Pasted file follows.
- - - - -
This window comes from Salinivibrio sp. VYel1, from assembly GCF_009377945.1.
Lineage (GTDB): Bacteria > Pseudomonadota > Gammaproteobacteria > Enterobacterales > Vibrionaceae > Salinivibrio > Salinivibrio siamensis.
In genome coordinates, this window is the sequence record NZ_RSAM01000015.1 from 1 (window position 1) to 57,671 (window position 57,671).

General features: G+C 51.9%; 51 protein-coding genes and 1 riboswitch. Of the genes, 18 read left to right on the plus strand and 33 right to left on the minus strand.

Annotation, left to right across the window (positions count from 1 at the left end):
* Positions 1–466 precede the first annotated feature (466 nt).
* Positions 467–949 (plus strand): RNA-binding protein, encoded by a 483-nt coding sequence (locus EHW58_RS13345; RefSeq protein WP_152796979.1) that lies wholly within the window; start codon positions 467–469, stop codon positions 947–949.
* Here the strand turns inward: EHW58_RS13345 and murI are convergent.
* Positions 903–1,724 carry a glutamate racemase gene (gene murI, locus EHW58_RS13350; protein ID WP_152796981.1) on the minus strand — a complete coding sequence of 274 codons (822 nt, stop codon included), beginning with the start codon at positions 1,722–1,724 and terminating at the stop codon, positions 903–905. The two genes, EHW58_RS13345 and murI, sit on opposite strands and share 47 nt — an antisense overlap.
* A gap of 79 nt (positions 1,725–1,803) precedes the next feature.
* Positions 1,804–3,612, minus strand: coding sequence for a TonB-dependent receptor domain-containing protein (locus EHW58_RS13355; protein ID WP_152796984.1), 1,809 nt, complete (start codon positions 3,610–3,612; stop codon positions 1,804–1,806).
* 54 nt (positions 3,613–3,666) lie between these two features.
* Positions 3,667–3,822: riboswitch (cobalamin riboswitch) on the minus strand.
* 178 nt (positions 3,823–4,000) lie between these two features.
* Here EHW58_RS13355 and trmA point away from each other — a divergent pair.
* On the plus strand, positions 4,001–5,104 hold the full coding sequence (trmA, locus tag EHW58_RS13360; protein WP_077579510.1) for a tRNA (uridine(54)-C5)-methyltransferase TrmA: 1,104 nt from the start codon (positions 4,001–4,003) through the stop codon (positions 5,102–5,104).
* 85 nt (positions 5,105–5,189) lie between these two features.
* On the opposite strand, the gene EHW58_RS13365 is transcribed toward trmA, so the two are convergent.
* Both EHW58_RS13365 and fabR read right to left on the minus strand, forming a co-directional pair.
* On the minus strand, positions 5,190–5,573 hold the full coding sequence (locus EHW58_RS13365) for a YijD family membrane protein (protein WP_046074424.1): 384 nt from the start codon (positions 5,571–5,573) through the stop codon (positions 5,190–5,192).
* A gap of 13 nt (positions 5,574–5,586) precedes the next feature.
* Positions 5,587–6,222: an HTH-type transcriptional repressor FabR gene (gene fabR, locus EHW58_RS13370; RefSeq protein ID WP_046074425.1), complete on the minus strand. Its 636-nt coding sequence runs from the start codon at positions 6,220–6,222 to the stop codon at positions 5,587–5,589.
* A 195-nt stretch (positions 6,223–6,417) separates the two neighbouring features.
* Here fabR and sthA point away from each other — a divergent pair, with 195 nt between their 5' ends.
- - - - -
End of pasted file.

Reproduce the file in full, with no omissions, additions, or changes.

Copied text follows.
This window comes from Salinivibrio sp. VYel1, from assembly GCF_009377945.1.
Lineage (GTDB): Bacteria > Pseudomonadota > Gammaproteobacteria > Enterobacterales > Vibrionaceae > Salinivibrio > Salinivibrio siamensis.
In genome coordinates, this window is the sequence record NZ_RSAM01000015.1 from 1 (window position 1) to 57,671 (window position 57,671).

General features: G+C 51.9%; 51 protein-coding genes and 1 riboswitch. Of the genes, 18 read left to right on the plus strand and 33 right to left on the minus strand.

Annotation, left to right across the window (positions count from 1 at the left end):
* Positions 1–466 precede the first annotated feature (466 nt).
* Positions 467–949 (plus strand): RNA-binding protein, encoded by a 483-nt coding sequence (locus EHW58_RS13345; RefSeq protein WP_152796979.1) that lies wholly within the window; start codon positions 467–469, stop codon positions 947–949.
* Here the strand turns inward: EHW58_RS13345 and murI are convergent.
* Positions 903–1,724 carry a glutamate racemase gene (gene murI, locus EHW58_RS13350; protein ID WP_152796981.1) on the minus strand — a complete coding sequence of 274 codons (822 nt, stop codon included), beginning with the start codon at positions 1,722–1,724 and terminating at the stop codon, positions 903–905. The two genes, EHW58_RS13345 and murI, sit on opposite strands and share 47 nt — an antisense overlap.
* A gap of 79 nt (positions 1,725–1,803) precedes the next feature.
* Positions 1,804–3,612, minus strand: coding sequence for a TonB-dependent receptor domain-containing protein (locus EHW58_RS13355; protein ID WP_152796984.1), 1,809 nt, complete (start codon positions 3,610–3,612; stop codon positions 1,804–1,806).
* 54 nt (positions 3,613–3,666) lie between these two features.
* Positions 3,667–3,822: riboswitch (cobalamin riboswitch) on the minus strand.
* 178 nt (positions 3,823–4,000) lie between these two features.
* Here EHW58_RS13355 and trmA point away from each other — a divergent pair.
* On the plus strand, positions 4,001–5,104 hold the full coding sequence (trmA, locus tag EHW58_RS13360; protein WP_077579510.1) for a tRNA (uridine(54)-C5)-methyltransferase TrmA: 1,104 nt from the start codon (positions 4,001–4,003) through the stop codon (positions 5,102–5,104).
* 85 nt (positions 5,105–5,189) lie between these two features.
* On the opposite strand, the gene EHW58_RS13365 is transcribed toward trmA, so the two are convergent.
* Both EHW58_RS13365 and fabR read right to left on the minus strand, forming a co-directional pair.
* On the minus strand, positions 5,190–5,573 hold the full coding sequence (locus EHW58_RS13365) for a YijD family membrane protein (protein WP_046074424.1): 384 nt from the start codon (positions 5,571–5,573) through the stop codon (positions 5,190–5,192).
* A gap of 13 nt (positions 5,574–5,586) precedes the next feature.
* Positions 5,587–6,222: an HTH-type transcriptional repressor FabR gene (gene fabR, locus EHW58_RS13370; RefSeq protein ID WP_046074425.1), complete on the minus strand. Its 636-nt coding sequence runs from the start codon at positions 6,220–6,222 to the stop codon at positions 5,587–5,589.
* A 195-nt stretch (positions 6,223–6,417) separates the two neighbouring features.
* Here fabR and sthA point away from each other — a divergent pair, with 195 nt between their 5' ends.